Domestic violence is a pattern of abuse that a partner-former or current partner, spouse, or boyfriend or girlfriend-uses to control the behavior of another.
Domestic violence often starts with threats, name-calling, and slamming doors or breaking dishes, and it can build up to pushing, slapping, and other violent acts.
You might want to go to the movies–your partner will make sure you go out to dinner instead. He or she might even brag about the fact that they have left a trail of tears behind them.
You might be terrified of what your partner will say or do if you tell them. He used to put you up on a pedestal…and now all he does is try to tear you down. From little things to big things, you feel like your partner never listens. They lie about things they don’t need to lie about. They can swear on their life that they are not lying. A healthy person is consistent in the way they treat people, regardless of their status. Your partner has a bad reputation or a tradition of “messy relationships”.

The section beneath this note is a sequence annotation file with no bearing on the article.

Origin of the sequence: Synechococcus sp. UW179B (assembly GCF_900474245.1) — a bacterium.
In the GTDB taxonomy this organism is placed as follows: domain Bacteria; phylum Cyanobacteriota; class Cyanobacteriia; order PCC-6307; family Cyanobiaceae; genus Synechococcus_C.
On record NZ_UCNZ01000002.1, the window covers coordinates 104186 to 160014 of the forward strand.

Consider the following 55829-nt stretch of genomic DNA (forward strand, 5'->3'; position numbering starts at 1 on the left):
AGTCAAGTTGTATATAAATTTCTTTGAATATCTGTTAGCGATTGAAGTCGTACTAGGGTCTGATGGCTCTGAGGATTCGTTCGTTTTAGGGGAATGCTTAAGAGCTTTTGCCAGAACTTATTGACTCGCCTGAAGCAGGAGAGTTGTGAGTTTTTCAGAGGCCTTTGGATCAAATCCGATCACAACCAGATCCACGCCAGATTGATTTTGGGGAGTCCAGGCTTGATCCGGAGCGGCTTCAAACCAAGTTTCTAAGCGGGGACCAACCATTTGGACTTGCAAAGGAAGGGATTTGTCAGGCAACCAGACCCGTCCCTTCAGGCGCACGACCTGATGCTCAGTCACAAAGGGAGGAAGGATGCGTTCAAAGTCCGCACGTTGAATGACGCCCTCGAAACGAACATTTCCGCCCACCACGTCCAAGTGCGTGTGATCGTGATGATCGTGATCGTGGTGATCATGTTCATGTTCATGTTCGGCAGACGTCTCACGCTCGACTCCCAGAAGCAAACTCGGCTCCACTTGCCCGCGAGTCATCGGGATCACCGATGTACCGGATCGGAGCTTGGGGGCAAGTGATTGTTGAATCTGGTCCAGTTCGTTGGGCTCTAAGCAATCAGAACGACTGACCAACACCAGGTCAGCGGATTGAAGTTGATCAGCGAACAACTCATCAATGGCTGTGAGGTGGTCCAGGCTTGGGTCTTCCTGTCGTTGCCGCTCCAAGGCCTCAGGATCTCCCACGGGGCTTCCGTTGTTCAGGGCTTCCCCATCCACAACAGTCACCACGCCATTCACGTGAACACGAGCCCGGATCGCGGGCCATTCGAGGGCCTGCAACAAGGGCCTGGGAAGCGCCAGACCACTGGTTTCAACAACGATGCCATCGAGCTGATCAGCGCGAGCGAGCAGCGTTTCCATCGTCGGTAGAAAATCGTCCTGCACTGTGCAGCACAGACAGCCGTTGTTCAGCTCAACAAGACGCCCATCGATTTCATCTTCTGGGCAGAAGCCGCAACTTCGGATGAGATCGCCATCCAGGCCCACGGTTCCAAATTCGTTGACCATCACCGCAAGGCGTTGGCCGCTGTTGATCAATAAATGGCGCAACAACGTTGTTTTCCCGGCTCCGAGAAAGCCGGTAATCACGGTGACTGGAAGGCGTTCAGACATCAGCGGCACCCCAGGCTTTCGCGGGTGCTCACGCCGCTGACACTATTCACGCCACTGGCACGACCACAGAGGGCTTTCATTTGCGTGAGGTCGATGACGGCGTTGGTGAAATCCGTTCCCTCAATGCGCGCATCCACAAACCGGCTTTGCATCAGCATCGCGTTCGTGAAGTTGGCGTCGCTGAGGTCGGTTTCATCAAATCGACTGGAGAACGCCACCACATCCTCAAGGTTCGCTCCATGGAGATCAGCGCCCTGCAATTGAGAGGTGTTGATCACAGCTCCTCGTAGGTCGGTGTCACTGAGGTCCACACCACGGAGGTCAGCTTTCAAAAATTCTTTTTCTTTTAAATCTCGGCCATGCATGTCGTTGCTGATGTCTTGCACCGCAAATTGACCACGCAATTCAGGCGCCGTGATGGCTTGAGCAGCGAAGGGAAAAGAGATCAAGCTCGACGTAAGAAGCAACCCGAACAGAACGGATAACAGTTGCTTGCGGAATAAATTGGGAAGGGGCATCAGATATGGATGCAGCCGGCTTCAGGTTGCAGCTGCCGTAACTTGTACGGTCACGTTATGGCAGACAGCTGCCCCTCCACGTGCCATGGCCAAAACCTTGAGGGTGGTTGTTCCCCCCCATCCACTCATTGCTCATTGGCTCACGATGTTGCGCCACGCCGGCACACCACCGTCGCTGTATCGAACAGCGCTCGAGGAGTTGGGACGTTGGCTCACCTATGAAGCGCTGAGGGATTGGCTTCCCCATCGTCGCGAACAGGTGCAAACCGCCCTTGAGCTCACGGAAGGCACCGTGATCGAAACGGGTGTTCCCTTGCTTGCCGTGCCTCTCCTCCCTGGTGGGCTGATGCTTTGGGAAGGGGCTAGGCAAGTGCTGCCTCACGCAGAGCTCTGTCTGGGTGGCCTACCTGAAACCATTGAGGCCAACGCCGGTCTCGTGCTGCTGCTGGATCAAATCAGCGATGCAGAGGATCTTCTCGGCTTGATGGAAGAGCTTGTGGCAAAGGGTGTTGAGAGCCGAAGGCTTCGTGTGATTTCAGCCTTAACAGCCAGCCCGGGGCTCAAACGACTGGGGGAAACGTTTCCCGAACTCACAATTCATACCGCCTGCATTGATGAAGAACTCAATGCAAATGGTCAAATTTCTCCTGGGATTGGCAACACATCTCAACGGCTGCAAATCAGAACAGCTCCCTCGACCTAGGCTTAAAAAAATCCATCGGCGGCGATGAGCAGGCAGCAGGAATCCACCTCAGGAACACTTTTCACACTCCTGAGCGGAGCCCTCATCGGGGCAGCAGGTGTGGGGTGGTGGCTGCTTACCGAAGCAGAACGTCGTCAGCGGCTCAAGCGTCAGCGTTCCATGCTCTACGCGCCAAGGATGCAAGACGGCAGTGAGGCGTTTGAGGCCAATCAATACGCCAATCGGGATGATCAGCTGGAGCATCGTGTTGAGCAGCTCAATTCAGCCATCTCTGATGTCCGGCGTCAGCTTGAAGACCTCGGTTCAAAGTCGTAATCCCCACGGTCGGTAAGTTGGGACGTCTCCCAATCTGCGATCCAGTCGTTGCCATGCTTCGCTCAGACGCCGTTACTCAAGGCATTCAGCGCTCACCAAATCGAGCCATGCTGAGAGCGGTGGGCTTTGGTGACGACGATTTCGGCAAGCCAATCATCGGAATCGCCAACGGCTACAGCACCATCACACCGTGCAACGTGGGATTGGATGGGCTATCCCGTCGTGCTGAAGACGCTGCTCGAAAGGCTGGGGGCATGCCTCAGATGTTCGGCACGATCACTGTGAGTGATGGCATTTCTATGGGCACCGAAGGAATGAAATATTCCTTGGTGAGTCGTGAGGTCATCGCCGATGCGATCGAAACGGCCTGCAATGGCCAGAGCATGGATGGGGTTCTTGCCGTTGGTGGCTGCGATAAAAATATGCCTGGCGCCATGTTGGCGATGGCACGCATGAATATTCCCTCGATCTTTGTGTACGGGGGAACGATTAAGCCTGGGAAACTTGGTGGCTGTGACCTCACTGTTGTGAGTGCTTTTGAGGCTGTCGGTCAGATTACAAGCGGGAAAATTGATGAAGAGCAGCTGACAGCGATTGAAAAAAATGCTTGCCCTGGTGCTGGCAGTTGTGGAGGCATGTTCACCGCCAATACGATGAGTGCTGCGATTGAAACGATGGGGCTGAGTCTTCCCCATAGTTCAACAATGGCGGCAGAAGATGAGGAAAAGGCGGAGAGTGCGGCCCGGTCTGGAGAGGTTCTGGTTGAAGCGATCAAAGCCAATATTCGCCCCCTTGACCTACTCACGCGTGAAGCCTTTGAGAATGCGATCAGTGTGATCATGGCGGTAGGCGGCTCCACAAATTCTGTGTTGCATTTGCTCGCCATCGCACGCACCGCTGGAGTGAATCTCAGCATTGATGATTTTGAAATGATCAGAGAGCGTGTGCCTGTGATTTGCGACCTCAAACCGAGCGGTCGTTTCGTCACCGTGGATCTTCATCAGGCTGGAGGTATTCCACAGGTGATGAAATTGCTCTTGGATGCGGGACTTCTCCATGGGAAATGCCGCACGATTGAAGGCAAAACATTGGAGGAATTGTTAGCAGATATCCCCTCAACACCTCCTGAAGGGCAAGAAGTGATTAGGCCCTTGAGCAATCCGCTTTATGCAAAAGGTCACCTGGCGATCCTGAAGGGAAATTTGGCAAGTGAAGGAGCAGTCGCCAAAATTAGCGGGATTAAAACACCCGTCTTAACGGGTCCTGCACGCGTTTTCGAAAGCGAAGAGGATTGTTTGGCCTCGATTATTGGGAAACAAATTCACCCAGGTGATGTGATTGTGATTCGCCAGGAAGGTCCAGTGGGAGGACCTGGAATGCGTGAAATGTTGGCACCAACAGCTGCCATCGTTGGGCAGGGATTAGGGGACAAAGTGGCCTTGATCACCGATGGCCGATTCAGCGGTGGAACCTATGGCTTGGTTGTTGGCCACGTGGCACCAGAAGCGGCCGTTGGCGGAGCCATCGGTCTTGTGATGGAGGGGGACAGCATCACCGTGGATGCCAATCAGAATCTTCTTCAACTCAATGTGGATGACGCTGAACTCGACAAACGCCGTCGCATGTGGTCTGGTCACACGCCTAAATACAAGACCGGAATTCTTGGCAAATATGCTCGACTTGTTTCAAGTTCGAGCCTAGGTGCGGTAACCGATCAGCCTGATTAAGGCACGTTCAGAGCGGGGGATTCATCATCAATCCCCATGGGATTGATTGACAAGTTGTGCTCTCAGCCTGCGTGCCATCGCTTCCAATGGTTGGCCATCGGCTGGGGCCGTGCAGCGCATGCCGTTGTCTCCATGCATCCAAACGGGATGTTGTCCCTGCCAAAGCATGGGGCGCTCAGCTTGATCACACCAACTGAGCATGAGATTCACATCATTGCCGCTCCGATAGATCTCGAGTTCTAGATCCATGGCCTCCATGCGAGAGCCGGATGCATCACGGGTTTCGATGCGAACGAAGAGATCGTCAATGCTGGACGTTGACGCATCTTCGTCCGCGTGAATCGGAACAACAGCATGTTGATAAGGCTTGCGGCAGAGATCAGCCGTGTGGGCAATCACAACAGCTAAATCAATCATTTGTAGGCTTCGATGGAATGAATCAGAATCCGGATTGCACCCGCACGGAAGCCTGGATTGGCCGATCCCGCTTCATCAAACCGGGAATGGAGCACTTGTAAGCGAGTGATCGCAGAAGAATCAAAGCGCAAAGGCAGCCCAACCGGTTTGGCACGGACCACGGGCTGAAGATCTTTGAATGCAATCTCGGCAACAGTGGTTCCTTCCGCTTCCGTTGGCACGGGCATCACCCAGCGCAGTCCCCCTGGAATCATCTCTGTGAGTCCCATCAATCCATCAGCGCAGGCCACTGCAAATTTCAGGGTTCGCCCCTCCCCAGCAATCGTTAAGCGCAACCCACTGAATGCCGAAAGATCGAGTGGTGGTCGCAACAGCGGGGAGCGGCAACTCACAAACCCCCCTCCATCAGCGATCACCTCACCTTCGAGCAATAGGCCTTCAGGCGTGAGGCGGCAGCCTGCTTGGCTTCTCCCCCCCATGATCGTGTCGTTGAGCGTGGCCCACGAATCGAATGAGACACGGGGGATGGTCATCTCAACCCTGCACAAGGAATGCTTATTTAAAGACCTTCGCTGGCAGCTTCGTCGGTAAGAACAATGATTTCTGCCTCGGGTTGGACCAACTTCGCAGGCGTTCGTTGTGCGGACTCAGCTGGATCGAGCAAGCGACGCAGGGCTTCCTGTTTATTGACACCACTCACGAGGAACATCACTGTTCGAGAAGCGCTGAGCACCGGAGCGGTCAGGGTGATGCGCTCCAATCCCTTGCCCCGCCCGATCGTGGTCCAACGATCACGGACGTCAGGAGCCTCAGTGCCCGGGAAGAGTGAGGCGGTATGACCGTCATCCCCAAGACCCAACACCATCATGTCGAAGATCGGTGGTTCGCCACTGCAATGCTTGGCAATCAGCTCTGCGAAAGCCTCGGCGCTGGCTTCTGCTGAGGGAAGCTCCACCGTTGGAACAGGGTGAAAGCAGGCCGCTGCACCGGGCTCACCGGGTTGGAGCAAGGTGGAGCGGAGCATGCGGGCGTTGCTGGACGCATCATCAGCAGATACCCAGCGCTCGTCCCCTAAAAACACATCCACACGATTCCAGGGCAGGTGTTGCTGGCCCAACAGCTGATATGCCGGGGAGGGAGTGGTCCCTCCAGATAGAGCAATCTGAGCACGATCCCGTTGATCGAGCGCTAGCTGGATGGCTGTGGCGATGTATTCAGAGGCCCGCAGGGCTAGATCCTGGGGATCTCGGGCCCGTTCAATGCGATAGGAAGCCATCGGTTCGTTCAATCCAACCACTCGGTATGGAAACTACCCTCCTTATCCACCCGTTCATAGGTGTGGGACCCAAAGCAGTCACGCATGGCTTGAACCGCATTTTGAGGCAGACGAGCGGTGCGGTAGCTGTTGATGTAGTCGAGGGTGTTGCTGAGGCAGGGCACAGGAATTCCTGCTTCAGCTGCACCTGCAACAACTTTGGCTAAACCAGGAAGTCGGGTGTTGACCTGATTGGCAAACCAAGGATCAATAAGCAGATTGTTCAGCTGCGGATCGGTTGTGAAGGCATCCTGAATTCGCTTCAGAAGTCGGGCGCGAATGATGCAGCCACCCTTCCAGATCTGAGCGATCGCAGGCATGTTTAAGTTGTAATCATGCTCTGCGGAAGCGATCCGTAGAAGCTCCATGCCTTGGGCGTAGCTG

If you are concerned about your relationship, ask yourself the following questions.
Early warning signs are usually minor forms of self-centered, controlling and jealous behavior that escalate as time goes on.If he is quick to blame others or becomes upset over trivial mistakes, these can be early signs of domestic violence later on.For example, you might witness road rage or an overblown reaction to a meal not prepared as requested in a restaurant, according to the Women Are Safe article.If you think your spouse or partner is abusive, or you suspect that someone you know is in an abusive relationship, review the red flags and other information on domestic abuse and violence covered in this article.Recognizing the warning signs and symptoms of spousal abuse is the first step, but taking action is the most important step in breaking free.